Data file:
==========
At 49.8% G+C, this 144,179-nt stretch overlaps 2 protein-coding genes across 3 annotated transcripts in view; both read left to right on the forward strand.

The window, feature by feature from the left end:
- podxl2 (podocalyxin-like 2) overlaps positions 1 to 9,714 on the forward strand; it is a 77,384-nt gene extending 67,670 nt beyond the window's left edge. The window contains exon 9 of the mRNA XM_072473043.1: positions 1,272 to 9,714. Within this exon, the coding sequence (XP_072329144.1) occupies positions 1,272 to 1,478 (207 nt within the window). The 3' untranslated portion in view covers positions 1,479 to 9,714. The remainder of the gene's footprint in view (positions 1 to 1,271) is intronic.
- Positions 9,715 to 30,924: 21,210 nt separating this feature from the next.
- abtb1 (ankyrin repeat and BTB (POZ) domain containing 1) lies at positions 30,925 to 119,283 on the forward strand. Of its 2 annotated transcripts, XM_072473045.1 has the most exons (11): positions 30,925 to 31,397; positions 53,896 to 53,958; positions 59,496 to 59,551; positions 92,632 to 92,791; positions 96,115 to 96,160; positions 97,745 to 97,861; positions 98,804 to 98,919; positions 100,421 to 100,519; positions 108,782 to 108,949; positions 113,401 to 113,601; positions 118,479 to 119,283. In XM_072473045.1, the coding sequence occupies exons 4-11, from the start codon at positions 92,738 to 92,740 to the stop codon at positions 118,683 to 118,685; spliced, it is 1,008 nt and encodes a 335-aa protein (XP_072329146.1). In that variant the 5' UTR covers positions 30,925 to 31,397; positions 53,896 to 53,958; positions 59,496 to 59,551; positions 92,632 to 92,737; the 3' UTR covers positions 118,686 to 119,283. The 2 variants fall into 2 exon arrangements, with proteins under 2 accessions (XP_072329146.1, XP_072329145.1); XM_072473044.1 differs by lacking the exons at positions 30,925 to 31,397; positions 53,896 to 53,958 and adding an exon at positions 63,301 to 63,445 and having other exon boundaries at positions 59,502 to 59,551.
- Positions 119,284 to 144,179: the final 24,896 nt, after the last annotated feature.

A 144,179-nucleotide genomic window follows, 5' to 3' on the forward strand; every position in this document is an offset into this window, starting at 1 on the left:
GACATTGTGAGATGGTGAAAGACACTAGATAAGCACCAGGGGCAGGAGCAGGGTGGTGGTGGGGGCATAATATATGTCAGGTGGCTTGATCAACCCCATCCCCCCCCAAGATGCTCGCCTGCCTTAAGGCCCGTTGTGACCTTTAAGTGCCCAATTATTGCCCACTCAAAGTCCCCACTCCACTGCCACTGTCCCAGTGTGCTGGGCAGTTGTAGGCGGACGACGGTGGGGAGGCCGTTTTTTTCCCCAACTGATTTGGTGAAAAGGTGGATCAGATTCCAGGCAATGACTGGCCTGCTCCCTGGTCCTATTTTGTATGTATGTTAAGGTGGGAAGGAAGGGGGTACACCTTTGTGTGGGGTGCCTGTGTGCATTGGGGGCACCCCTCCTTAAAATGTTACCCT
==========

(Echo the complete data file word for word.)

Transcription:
At 49.8% G+C, this 144,179-nt stretch overlaps 2 protein-coding genes across 3 annotated transcripts in view; both read left to right on the forward strand.

The window, feature by feature from the left end:
- podxl2 (podocalyxin-like 2) overlaps positions 1 to 9,714 on the forward strand; it is a 77,384-nt gene extending 67,670 nt beyond the window's left edge. The window contains exon 9 of the mRNA XM_072473043.1: positions 1,272 to 9,714. Within this exon, the coding sequence (XP_072329144.1) occupies positions 1,272 to 1,478 (207 nt within the window). The 3' untranslated portion in view covers positions 1,479 to 9,714. The remainder of the gene's footprint in view (positions 1 to 1,271) is intronic.
- Positions 9,715 to 30,924: 21,210 nt separating this feature from the next.
- abtb1 (ankyrin repeat and BTB (POZ) domain containing 1) lies at positions 30,925 to 119,283 on the forward strand. Of its 2 annotated transcripts, XM_072473045.1 has the most exons (11): positions 30,925 to 31,397; positions 53,896 to 53,958; positions 59,496 to 59,551; positions 92,632 to 92,791; positions 96,115 to 96,160; positions 97,745 to 97,861; positions 98,804 to 98,919; positions 100,421 to 100,519; positions 108,782 to 108,949; positions 113,401 to 113,601; positions 118,479 to 119,283. In XM_072473045.1, the coding sequence occupies exons 4-11, from the start codon at positions 92,738 to 92,740 to the stop codon at positions 118,683 to 118,685; spliced, it is 1,008 nt and encodes a 335-aa protein (XP_072329146.1). In that variant the 5' UTR covers positions 30,925 to 31,397; positions 53,896 to 53,958; positions 59,496 to 59,551; positions 92,632 to 92,737; the 3' UTR covers positions 118,686 to 119,283. The 2 variants fall into 2 exon arrangements, with proteins under 2 accessions (XP_072329146.1, XP_072329145.1); XM_072473044.1 differs by lacking the exons at positions 30,925 to 31,397; positions 53,896 to 53,958 and adding an exon at positions 63,301 to 63,445 and having other exon boundaries at positions 59,502 to 59,551.
- Positions 119,284 to 144,179: the final 24,896 nt, after the last annotated feature.

A 144,179-nucleotide genomic window follows, 5' to 3' on the forward strand; every position in this document is an offset into this window, starting at 1 on the left:
GACATTGTGAGATGGTGAAAGACACTAGATAAGCACCAGGGGCAGGAGCAGGGTGGTGGTGGGGGCATAATATATGTCAGGTGGCTTGATCAACCCCATCCCCCCCCAAGATGCTCGCCTGCCTTAAGGCCCGTTGTGACCTTTAAGTGCCCAATTATTGCCCACTCAAAGTCCCCACTCCACTGCCACTGTCCCAGTGTGCTGGGCAGTTGTAGGCGGACGACGGTGGGGAGGCCGTTTTTTTCCCCAACTGATTTGGTGAAAAGGTGGATCAGATTCCAGGCAATGACTGGCCTGCTCCCTGGTCCTATTTTGTATGTATGTTAAGGTGGGAAGGAAGGGGGTACACCTTTGTGTGGGGTGCCTGTGTGCATTGGGGGCACCCCTCCTTAAAATGTTACCCT